ny could then bill the insured’s carrier for
work that didn’t need to be done, or for
work that was never even done.
Insurers must understand that to successfully combat fraudulent water mitigation claims they must identify and
investigate these relationships, as well as
eliminate the entire network.
How do you identify a network of operatives in a water mitigation scam? A
performance trend analysis may be the
solution. Simply put, it’s doing a thorough
examination of everyone and everything
involved in the mitigation and restoration.
• Review all the documents associated
with the claim. Carefully examine all
businesses and service people involved
— how many times has that person
or group of people been involved in a
collaborate on mitigations more often
than can be attributed to coincidence?
Are their bills higher than most others?
suggest intent. Compile the informa-
tion gathered from these investigatory
forays to create a playbook for future
cases. That way, you’ll know what to
look for, and what you may need to
know even before you enter the dis-
covery phase of a case.
judge or a jury that something the water
mitigation company characterizes as a
mistake, actually is a pattern and practice of the company with the intent to
deceive the insurer and collect insurance
benefits to which they are not entitled.
And just as you must identify all of the
players in a mitigation fraud network before launching an investigation, you must
attack them all when litigating the case.
There are two good reasons for this.
First, like a multi-headed monster, cutting off one part of a damage mitigation
network leaves the rest to continue the
fraud, while the one damaged grows back.
Second, there might not be enough evi-
dence to file against the mitigation compa-
ny or the head of the ring. However, by ag-
gressively pursuing everyone involved in
the fraud, you may be able to get that evi-
dence from someone else in the scheme.
It may be possible to find a back door
inside the ring’s operation that provides
access to hidden information and provides
the ammunition to take down the leader. It
may also be possible to cultivate a valuable
confidential informant who can provide
inside information on additional scams.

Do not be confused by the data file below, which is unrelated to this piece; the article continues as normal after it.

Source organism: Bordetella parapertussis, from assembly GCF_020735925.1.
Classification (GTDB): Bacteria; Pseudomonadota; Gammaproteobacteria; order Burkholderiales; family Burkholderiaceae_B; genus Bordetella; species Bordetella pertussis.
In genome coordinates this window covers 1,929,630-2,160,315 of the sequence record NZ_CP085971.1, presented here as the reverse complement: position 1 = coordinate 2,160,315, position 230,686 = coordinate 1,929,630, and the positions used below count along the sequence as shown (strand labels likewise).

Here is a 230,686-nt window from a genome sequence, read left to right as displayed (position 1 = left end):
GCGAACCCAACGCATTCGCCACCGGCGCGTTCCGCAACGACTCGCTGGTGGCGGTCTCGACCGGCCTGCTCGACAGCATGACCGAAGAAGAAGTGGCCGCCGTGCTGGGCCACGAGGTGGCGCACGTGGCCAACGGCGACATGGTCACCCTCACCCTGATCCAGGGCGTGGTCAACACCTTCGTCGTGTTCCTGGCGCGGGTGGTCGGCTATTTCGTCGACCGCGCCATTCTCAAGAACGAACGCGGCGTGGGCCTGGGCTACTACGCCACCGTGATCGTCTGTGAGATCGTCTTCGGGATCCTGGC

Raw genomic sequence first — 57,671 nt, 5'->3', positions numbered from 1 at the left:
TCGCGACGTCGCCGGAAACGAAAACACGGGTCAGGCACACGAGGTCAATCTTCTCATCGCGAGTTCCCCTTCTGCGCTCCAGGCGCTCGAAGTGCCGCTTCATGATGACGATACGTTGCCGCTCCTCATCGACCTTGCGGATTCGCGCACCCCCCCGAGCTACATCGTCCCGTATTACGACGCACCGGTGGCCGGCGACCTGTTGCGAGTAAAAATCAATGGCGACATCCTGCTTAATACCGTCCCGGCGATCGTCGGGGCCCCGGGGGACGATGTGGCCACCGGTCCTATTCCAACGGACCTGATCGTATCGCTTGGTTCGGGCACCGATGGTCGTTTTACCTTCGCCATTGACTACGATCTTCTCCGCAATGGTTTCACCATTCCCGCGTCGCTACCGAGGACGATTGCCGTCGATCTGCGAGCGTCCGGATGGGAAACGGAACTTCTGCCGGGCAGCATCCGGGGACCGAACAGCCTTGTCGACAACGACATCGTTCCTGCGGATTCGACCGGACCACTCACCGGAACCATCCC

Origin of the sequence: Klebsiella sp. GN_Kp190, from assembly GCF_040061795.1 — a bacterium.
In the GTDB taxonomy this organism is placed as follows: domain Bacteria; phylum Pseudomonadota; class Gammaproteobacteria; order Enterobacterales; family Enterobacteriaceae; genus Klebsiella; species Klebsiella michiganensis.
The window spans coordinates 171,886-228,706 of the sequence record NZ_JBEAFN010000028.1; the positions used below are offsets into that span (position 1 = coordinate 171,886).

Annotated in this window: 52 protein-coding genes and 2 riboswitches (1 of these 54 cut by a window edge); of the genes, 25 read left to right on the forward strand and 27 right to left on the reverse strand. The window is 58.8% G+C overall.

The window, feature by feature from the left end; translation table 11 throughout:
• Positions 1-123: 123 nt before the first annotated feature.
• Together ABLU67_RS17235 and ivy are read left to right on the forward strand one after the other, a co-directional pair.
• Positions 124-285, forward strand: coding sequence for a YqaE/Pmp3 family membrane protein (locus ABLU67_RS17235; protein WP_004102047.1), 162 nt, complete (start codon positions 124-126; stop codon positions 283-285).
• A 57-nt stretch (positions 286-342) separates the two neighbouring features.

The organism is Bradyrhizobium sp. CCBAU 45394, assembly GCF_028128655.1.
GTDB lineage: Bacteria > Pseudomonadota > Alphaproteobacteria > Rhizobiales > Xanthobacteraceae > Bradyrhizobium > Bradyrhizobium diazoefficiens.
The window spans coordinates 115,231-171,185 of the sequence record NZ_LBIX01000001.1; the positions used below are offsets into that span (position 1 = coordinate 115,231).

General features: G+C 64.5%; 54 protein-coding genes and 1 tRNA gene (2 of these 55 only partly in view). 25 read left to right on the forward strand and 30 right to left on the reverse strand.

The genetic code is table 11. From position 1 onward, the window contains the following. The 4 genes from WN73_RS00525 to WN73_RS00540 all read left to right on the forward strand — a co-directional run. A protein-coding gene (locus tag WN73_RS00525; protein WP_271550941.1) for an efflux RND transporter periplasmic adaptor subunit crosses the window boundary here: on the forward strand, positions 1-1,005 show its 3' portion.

A win-win in the battle
Also, examine all claims in the aggregate,
rather than just the one case under consideration. Seek out examples that show
the company in the client’s claim, which
used restoration business “X” or plumber
“Y,” used those same vendors in multiple
other cases — particularly if one or more
of those claims were deemed fraudulent.
Finding a pattern of complicity that extends well beyond coincidence may help
point the way to fraud.
Be judicious, but take certain cases to
court. That accomplishes two things. It
forces the mitigation companies to prove
a loss is covered, and that their charges
are reasonable. It also demonstrates to
them, and others, that the company is
willing to stand up to fraud and won’t
make payments on inflated claims. Many
times those fraudulent companies will
stop targeting your company and focus
their efforts elsewhere — such as on carriers that do not scrutinize fraudulent
claims as closely.
The time has passed for carriers or the
industry to just yell “fraud!” and expect
action. They need to demonstrate concrete evidence that fraud has been committed and exactly how much that fraud is
costing individual consumers. Only then
will it be possible to put a crimp in fraudulent mitigation claims, and only then will
lawmakers be willing to take up legislation
that helps curb such criminal activity.
Brian S. Tenzer, Esq. is a partner at
Goldstein Law Group in Fort Lauderdale,
Fla. Tenzer serves on the Florida Advisory
Committee on Arson Prevention and is a
member of the Broward County Bar Association, National Society of Professional
Insurance Investigators, National Fire Protection Association and Florida Property &
Casualty Insurance Fraud Task Force.